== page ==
“We tried not to believe it, but everything pointed to him,” says Schumann, who sat outside the crime-scene-taped Blagg home for days while the cops stomped in and out.

Inside, they found a note Jennifer wrote about a recent fight they’d had. It was stashed between the pages of a book called Love Your God With All Your Mind.

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To this day, Blagg insists that when he left for work at 6 a.m., Jennifer and Abby were still in bed, and when he returned home at 4:20 p.m., they were gone. He had called several times that day to check up on his family with no answer.

At trial, the district attorney played his upbeat messages: “Hello, my beautiful bride. I hope you’re out and about doing all kinds of cool and nifty things.”

At first, the Blaggs’ super clean reputation in their evangelical world kept investigators guessing. The family led prayer meetings and consulted God for guidance every day. “I believe the Lord will bring them home,” a distraught Blagg told reporters as the search for his wife and daughter wore on.

But in the months after Jennifer and Abby went missing, Blagg was unravelling. In December 2001 he moved out of the family home. A month later, he was caught on company surveillance tape stealing a paper shredder and a table. He was fired from his job, and then slashed his wrists in an attempted suicide after being questioned by the cops about missing jewelry—only pieces that had been insured.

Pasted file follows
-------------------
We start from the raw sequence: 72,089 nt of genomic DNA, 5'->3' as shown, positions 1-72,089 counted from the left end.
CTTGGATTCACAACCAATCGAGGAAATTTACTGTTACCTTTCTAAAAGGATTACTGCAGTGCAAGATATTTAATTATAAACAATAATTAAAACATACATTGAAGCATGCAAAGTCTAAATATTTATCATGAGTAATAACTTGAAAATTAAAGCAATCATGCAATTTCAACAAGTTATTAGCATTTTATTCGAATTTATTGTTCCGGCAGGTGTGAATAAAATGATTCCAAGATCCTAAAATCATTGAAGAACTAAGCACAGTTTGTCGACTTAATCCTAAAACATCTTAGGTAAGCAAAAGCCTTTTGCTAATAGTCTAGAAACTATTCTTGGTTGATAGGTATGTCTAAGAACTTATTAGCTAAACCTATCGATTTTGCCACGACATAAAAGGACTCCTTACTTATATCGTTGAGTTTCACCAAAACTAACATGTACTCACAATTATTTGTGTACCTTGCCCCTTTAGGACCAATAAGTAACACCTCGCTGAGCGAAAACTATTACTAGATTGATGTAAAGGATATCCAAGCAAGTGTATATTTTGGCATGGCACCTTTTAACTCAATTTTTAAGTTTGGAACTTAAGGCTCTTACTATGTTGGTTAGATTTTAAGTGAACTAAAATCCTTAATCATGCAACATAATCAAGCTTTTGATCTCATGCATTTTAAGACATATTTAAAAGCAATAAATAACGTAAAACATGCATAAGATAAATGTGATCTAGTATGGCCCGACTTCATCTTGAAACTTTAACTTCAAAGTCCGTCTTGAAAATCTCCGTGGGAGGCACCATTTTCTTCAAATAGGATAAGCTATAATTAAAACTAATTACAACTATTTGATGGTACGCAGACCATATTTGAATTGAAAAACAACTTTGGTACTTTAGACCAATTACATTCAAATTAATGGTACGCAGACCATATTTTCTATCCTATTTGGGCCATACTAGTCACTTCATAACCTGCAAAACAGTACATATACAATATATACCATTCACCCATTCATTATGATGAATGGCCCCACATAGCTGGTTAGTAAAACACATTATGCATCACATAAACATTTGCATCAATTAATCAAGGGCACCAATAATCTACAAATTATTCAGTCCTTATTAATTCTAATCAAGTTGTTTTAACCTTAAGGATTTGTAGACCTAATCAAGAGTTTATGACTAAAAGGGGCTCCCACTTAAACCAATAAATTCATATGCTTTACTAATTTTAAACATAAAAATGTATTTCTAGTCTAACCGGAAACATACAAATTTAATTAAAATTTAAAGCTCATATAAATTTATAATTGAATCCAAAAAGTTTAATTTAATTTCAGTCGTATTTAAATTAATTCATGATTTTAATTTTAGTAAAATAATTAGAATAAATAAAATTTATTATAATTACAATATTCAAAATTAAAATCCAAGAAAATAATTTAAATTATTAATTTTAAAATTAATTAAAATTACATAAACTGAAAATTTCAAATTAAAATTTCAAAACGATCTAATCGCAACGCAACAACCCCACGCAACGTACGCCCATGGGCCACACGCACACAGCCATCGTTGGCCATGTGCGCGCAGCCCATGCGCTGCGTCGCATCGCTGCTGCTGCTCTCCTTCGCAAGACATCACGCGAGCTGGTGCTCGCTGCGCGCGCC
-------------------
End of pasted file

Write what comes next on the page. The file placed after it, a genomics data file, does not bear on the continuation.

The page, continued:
In an interrogation with police, Blagg described the huge amount of blood he found in the master bedroom. “I had no idea what had happened... I just knew that it was bad… whatever it was, it was bad,” he said.

The autopsy determined that Jennifer had been shot in the face at close range, her dental retainer still in her mouth. In the master bedroom, although Jennifer’s side of the bed toward the pillow is stained with blood, it did not appear that she fought off her attacker. There was no other blood around the bed, but in the garage, inside the family minivan, investigators found blood drops on the steering wheel, on the gas pedal, and on the inside passenger door. Police never found the 9mm handgun that killed her.

By April, police went public with their theory: that Jennifer and Abby Blagg had been taken from their home in the family van.